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MCE Ph.D. Thesis Seminar

Tuesday, May 24, 2016
10:30am to 11:30am
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Spalding Laboratory 106 (Hartley Memorial Seminar Room)
Dynamics of chemically active suspensions
Wen Yan, Graduate Student, Mechanical and Civil Engineering,

Chemically active particles may swim by self-diffusiophoresis in a concentration gradient of chemical solutes they created themselves by patterned surface catalytic reactions. Those particles also achieve particle-particle interaction by diffusiophoresis from the same solute concentration field, which can be attractive or repulsive. This 'field-driven' nature of the system makes its dynamics different from a thermodynamic system, and is analyzed with a new simulation method. Simulations show that attractive active particles exhibit the coexistence of dense and dilute regions, but is different from a liquid-gas phase equilibrium. To explain the dynamics, a continuum mechanics theory is developed with the minimal Active Brownian Particles (ABP) model. The surface force is found to be the swim stress, which can be anisotropic. The body force includes the average swim force as an internal contribution and an 'activity-gradient' force contribution. Further, behaviors of active matter at the sub-continuum scale are also analyzed. The continuum mechanics theory is applied to chemically active particles, and the system dynamics is explained well. The clustering process is explained with a linear stability analysis, and the steady state is explained with a sedimentation-like mechanical force balance.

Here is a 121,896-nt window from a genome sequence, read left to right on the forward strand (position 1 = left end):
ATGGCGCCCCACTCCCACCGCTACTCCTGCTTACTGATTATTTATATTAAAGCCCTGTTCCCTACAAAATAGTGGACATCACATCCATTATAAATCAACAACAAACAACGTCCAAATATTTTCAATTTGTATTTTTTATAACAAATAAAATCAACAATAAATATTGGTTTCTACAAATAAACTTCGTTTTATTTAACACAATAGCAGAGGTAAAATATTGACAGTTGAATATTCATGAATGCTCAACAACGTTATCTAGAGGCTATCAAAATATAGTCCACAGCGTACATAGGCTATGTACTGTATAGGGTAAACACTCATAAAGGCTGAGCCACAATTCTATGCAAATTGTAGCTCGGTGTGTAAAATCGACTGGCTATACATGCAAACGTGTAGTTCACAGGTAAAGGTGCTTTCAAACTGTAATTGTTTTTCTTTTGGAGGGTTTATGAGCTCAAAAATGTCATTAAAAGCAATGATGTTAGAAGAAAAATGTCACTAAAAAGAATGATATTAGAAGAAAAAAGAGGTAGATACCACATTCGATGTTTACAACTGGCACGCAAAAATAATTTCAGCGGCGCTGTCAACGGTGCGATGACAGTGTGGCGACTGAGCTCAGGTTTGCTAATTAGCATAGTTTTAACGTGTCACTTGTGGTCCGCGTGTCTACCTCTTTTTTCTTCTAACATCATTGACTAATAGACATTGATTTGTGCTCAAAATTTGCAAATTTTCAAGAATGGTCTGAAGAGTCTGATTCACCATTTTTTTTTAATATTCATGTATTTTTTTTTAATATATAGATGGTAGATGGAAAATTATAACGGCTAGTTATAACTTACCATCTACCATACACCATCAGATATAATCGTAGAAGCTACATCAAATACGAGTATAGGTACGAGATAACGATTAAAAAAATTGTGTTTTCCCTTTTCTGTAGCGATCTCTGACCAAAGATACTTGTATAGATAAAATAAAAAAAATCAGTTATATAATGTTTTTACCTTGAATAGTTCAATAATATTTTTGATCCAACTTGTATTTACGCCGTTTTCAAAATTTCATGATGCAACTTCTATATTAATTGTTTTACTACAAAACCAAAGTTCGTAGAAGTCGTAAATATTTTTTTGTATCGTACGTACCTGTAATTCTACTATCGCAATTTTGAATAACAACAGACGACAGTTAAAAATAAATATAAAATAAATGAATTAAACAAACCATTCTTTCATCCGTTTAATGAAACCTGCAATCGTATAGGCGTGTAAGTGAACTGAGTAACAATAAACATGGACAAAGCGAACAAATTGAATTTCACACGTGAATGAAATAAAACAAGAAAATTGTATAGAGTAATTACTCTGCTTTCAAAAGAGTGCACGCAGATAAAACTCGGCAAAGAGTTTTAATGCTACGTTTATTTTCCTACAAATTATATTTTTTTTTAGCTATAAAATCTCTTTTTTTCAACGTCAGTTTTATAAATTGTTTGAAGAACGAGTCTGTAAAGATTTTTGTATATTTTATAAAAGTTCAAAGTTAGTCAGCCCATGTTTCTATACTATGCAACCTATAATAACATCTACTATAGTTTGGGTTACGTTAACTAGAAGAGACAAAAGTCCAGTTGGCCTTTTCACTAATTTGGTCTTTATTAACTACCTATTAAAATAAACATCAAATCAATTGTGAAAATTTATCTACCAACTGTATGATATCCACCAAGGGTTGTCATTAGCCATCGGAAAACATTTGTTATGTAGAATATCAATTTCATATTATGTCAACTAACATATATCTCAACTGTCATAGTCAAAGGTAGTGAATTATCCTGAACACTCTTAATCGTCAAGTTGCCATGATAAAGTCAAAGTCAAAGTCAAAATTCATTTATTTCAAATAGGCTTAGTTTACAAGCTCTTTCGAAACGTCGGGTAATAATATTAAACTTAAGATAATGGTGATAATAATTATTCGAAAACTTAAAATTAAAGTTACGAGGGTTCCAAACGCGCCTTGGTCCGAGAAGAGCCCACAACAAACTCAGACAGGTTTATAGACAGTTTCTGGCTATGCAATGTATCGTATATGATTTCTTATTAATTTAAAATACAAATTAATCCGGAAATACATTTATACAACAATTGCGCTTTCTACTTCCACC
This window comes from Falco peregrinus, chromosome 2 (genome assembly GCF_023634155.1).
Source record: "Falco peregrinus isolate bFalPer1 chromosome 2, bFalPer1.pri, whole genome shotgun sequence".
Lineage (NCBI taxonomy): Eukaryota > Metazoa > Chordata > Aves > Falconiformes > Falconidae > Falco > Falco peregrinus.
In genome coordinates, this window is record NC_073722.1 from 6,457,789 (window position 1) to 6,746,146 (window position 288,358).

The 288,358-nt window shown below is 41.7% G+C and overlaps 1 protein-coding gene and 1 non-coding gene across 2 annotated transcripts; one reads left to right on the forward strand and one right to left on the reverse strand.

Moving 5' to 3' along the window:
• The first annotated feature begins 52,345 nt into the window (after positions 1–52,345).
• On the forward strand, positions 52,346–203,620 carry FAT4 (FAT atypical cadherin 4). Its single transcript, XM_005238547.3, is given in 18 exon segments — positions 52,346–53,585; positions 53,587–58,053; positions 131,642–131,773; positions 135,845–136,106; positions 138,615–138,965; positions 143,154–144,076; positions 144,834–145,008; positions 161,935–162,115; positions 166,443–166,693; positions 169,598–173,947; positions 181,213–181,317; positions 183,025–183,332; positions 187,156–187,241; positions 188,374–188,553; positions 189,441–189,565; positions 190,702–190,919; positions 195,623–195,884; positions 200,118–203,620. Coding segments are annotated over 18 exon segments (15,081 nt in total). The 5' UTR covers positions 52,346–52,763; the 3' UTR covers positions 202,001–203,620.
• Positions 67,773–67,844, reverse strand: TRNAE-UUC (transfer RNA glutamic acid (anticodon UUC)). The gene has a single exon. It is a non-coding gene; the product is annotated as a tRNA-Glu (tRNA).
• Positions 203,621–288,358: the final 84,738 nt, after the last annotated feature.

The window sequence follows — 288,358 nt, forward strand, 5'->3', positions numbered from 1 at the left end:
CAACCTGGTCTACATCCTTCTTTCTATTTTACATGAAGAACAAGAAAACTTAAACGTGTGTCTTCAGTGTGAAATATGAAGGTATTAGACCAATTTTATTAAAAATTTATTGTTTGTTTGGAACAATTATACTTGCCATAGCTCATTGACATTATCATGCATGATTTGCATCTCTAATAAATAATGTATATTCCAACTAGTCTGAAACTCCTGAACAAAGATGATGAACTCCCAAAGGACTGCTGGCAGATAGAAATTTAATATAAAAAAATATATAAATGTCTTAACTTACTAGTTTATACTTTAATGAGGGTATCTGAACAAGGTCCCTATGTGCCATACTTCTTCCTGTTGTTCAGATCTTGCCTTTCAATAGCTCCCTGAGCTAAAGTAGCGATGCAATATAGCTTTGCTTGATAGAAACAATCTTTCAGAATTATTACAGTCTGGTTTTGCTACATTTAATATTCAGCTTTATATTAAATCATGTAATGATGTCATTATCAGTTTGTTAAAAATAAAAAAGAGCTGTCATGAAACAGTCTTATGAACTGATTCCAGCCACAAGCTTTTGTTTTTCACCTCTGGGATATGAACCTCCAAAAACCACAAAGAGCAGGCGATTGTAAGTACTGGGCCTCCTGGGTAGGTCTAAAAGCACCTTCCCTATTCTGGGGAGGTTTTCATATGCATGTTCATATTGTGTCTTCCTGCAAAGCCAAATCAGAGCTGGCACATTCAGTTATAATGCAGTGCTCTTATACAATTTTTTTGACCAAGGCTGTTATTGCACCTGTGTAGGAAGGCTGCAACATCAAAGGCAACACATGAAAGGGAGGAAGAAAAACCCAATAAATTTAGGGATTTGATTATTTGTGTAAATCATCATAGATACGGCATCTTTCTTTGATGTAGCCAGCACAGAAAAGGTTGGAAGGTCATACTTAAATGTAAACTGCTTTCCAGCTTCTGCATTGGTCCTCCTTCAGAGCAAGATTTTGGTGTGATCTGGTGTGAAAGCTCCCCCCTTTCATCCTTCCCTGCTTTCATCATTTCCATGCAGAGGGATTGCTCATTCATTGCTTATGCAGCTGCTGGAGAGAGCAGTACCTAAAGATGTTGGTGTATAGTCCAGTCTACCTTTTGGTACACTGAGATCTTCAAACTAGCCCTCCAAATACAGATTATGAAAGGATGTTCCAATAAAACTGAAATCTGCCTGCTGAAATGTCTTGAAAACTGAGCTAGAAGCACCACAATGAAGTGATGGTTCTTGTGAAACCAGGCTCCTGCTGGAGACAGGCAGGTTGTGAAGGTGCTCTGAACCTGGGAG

For more information, please contact Jenni Campbell by phone at 626-395-3389 or by email at [email protected].